An expert’s view

Andrew Sacre, Owner, Jeepster: “The first time we had [FJ Cruisers] in, my technician had a chance to have a look at them. They were all three years old or thereabouts – quite low mileage – and my technician honestly thought they were virtually new. We haven’t had one single warranty claim, not one issue. And they’re nice to drive, even after I’ve messed with suspension lifting and terrain tires. I sold one to Steve Grantley (of the rock band Stiff Little Fingers) and he says it’s the best car he’s ever owned – and he has a little fleet of cars.”

Buyer beware

 

Engine: High oil consumption can be an issue. The oil rings don’t seal properly over time and the oil passes through and causes burning issues. The level of oil will drop and require topping up. Also, black smoke coming from the exhaust will be another symptom of an engine that has oil burning issues, so make sure the engine doesn’t smoke. 

Watch for blow-by, too. This is where the piston rings are not sealing properly and air finds its way through the gaps between the compression rings and the cylinder walls. When inspecting an FJ Cruiser, start the engine and remove the oil dipstick. Place your hand on top of the dipstick pipe and if it blows a lot of air, then this engine has serious issues. A small amount of blow-by is normal, though.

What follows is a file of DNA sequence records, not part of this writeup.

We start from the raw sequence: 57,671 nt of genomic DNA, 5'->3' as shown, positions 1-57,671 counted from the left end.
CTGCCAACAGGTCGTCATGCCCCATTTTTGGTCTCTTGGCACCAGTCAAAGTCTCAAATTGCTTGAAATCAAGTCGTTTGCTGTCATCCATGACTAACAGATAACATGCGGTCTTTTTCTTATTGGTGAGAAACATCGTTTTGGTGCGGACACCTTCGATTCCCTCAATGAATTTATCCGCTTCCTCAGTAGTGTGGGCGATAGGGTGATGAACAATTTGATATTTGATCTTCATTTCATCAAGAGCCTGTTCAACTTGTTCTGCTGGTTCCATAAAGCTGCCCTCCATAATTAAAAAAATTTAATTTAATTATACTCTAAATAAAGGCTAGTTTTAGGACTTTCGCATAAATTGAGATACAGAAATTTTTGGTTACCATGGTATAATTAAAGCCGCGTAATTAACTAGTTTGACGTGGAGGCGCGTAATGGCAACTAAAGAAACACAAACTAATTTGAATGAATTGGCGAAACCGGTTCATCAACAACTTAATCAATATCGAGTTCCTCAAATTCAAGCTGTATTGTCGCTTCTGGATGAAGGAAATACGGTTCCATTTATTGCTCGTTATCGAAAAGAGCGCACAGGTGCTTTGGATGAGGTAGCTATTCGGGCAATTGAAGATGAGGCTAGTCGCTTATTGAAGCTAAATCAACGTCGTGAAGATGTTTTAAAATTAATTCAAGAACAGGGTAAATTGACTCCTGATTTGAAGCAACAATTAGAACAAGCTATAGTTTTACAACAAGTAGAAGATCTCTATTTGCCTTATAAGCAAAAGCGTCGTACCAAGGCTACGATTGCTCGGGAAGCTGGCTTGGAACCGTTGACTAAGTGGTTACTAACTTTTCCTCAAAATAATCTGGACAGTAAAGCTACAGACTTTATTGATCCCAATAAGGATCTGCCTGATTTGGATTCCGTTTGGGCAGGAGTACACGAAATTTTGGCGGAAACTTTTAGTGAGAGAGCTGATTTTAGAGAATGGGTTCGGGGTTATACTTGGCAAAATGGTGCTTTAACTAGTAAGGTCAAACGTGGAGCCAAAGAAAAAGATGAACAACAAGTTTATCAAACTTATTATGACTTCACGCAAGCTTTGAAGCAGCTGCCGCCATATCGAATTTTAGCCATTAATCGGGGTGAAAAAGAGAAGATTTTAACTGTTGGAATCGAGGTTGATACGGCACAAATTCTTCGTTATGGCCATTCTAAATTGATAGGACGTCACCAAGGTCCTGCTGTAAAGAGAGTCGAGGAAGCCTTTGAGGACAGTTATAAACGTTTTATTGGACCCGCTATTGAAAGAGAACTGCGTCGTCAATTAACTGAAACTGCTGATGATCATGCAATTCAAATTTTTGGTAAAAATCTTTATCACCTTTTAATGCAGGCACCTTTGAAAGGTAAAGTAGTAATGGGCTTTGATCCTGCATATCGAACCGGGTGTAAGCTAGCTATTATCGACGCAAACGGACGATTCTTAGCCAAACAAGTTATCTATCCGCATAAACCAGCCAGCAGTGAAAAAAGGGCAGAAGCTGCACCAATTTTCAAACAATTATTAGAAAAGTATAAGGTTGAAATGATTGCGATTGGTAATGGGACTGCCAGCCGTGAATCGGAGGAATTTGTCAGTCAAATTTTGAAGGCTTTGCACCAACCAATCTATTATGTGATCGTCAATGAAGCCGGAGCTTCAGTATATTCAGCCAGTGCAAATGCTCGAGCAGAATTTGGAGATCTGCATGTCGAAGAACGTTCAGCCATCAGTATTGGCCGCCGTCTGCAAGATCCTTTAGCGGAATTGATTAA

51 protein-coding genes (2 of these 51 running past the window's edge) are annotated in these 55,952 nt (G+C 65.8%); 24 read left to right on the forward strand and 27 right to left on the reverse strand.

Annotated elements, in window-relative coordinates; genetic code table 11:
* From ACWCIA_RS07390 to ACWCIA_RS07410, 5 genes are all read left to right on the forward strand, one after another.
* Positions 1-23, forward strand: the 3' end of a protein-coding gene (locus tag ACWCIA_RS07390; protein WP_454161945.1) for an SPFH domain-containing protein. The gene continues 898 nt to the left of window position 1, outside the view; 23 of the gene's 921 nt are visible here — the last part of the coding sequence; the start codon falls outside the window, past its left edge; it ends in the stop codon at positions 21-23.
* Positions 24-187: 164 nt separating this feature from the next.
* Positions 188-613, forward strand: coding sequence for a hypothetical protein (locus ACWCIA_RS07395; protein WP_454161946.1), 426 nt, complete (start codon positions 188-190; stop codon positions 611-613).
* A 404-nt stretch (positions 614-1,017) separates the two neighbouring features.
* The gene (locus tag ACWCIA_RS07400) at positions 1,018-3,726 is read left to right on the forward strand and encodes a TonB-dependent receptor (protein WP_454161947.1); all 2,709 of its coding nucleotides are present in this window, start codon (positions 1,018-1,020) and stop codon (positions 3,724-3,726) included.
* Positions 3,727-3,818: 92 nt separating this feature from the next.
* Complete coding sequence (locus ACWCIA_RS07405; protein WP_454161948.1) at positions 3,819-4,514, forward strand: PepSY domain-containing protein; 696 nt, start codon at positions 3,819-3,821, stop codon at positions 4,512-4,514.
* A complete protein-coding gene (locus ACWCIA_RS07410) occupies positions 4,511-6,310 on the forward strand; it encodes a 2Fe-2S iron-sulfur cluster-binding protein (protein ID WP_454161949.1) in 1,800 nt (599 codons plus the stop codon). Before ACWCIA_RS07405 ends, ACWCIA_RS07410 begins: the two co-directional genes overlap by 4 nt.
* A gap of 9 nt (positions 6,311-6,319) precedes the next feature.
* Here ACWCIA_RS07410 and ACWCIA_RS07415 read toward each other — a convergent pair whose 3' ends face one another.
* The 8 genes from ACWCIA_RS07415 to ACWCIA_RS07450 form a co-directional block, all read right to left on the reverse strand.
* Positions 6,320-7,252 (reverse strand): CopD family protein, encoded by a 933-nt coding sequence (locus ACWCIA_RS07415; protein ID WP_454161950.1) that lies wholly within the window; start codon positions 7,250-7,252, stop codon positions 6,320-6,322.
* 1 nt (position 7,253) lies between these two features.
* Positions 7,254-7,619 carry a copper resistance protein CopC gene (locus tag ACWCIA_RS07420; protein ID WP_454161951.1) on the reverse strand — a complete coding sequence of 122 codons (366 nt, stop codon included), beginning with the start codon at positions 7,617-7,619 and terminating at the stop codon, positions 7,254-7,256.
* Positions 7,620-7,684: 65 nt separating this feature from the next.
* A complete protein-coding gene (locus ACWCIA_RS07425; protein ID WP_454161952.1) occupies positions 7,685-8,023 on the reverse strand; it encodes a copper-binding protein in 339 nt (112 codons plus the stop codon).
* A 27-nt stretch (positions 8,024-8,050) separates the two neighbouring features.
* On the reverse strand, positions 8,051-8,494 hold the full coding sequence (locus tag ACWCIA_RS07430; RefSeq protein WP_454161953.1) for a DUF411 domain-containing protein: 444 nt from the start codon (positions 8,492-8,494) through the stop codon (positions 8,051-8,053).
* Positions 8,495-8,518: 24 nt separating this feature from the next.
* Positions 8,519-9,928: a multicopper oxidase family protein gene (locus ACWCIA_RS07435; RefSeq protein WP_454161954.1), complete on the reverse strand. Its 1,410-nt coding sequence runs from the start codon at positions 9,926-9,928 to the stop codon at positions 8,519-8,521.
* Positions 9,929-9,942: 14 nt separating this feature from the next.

The water pump can also develop leaks and the front and the rear crankshaft seals can leak oil. The oil pressure sensor can develop glitches and you might see some false alerts. The timing belt tensioner pulley is also known to fail and this can cause the belt to wobble. With a hefty naturally aspirated V6, don’t be surprised if your FJ Cruiser averages around 20mpg – so brace your wallet for the petrol pumps.

Transmission: The gearbox is regarded as pretty much bulletproof. The only problem in some models was a transmission shudder that can cause vibrations.

Interior: Toyota US recalled around 310,000 FJ Cruisers from the 2007 through 2013 model years because of a problem involving the seatbelt retractors. The seatbelts for the driver and front passenger are mounted on the rear doors, and because of the insufficient strength of the rear-door panel, cracks can develop over an extended period of time, especially if the rear doors are repeatedly and forcefully closed. If cracks appear around the lower seatbelt retractor’s anchor, the retractor could loosen and detach.



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